I was very confused watching Ale House Theatre’s production of Twelfe Night, Or What You Will, which plays as part of the Toronto Fringe Festival through July 12th, 2015 because I am unsure why this group of performers are tackling Shakespeare at all.
On their website Ale House Theatre states that part of their mandate is as follows, “can an audience laugh or be moved without understanding Elizabethan culture, fashion, language, and tastes? ….ya.” They state that they are attempting to stage these productions using Original Practices, yet we are inside, women are playing women, the audience is seated and silent, so it’s clear that giant contemporary liberties are being taken with that concept. The biggest challenge this production faces, is that in trying to make Shakespeare funny for those who don’t understand Elizabethan culture, fashion or language, the concept seems to be to ensure that the actors don’t understand these things either.
A truly skilled actor performing Shakespeare, whether dressed in the play’s historically accurate clothes, in Elizabethan dress, or in blue jeans, whether at the Globe Theatre, in the park or at the pub, whether the play is set as Shakespeare set it or in Outer space in the future, the actor is able to communicate Shakespeare’s language to the audience. Even if a joke is an obscure Elizabethan reference, a skilled actor knows how to translate, a skilled actor knows how to make Shakespeare’s text easy to understand. In this production of Twelfe Night the actors recite the words of Shakespeare, without infusing them with much beyond false, “I’m acting!” voices, and the comedy is all silly business that often doesn’t correlate with the words at all, lacquered on top, like someone dubbing the wrong words over a movie. Perhaps the false voices are an attempt to recreate the way Elizabethan actors may have spoke, but they were outside in vast theatres talking over rowdy peasants seducing prostitutes and needing to be understood by the upper classes in the boxes very far away from them. We are at the St. Vladimir Institute so close the actors are nearly tripping over us. It’s also worthy of note that Shakespeare and his actors were using the most contemporary acting style known and wearing the contemporary clothes of their day… so in that way the best way to replicate Shakespeare using “Original Practices” is to do the same.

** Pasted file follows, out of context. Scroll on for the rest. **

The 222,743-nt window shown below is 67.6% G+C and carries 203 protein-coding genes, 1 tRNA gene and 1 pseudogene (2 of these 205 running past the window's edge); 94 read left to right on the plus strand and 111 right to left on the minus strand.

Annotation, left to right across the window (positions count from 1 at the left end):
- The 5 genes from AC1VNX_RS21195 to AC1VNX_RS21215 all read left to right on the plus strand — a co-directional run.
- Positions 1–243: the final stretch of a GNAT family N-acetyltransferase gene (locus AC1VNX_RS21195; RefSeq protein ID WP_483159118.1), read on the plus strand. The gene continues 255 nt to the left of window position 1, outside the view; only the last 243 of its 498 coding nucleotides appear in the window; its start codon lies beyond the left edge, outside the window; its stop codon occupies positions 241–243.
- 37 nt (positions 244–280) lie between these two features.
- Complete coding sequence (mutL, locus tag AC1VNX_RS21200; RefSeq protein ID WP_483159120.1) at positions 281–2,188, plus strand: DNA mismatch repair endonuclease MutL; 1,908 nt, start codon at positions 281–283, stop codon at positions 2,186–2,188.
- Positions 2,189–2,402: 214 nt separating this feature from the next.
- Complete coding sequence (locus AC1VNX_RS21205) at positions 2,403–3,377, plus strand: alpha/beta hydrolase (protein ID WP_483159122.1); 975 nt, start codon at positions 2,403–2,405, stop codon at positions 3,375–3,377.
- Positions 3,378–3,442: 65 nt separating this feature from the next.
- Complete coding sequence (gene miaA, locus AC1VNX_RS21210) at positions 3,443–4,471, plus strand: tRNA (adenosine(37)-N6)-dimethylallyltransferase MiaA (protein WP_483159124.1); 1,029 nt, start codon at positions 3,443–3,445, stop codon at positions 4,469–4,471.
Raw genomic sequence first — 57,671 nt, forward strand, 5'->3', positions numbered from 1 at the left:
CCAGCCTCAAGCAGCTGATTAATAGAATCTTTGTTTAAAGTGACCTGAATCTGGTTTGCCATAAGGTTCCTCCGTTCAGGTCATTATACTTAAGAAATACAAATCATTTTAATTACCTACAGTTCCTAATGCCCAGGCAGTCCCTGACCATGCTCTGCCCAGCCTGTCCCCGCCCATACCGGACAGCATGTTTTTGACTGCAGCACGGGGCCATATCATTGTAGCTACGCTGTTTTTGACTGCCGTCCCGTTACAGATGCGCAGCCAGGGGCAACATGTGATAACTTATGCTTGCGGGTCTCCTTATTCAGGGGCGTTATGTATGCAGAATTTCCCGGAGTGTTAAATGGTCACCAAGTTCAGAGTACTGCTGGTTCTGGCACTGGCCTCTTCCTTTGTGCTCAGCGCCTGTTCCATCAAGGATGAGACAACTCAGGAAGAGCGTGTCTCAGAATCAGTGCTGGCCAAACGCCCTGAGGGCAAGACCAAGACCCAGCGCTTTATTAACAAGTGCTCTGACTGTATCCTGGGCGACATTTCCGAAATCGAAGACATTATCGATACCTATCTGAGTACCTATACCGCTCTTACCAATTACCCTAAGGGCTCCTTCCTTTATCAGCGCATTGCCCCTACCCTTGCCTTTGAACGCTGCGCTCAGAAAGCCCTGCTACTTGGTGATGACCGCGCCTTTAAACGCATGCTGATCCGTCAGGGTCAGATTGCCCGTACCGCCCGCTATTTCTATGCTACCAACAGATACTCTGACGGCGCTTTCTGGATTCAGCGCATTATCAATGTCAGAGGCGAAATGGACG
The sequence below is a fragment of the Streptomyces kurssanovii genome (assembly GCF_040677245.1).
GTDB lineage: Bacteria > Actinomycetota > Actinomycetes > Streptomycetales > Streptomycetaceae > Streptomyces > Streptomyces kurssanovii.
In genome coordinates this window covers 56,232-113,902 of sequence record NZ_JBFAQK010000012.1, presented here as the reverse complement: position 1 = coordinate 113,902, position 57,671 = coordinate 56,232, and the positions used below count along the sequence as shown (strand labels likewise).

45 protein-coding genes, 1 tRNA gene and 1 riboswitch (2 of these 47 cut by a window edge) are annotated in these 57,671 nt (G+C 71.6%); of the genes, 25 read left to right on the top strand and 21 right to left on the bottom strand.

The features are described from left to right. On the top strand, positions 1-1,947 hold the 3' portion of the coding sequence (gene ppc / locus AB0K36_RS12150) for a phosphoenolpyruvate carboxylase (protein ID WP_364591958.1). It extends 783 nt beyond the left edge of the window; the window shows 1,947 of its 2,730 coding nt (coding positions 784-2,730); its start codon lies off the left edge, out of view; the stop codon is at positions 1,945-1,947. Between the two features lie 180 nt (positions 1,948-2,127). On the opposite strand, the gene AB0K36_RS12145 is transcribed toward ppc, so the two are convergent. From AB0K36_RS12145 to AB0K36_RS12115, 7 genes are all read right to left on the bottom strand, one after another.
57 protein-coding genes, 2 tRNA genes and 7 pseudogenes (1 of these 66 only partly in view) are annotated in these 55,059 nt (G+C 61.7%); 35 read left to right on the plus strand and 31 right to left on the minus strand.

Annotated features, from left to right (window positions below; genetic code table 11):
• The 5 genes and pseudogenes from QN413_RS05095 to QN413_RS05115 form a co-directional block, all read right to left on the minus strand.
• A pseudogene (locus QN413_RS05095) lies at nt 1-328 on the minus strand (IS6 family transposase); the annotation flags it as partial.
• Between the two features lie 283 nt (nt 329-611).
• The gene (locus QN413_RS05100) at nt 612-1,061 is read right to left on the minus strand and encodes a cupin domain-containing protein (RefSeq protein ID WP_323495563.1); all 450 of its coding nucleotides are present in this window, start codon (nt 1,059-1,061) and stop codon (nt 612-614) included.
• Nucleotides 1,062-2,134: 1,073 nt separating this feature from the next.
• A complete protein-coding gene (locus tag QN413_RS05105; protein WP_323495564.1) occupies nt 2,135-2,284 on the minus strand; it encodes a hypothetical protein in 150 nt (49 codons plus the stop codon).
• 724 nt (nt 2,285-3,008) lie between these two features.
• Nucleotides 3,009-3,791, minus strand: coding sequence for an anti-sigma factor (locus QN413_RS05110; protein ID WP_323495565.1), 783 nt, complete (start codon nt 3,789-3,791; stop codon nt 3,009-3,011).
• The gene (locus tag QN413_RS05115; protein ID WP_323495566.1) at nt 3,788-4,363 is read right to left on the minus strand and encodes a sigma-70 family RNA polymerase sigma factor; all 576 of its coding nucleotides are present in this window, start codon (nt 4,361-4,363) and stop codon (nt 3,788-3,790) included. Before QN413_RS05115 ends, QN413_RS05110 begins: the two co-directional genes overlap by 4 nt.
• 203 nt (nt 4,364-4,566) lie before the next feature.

Arguably the most impressive and revered aspect of a William Shakespeare play is his use of language; if a theatre company is going to deliberately disregard it, I wonder what the point is of them performing Shakespeare at all?
Twelfe Night, or what you will plays at the St. Vladimir Institute (620 Spadina Avenue) as part of the Toronto Fringe Festival at the following times:
July 09 at 07:00 PM buy tickets
July 12 at 04:30 PM buy tickets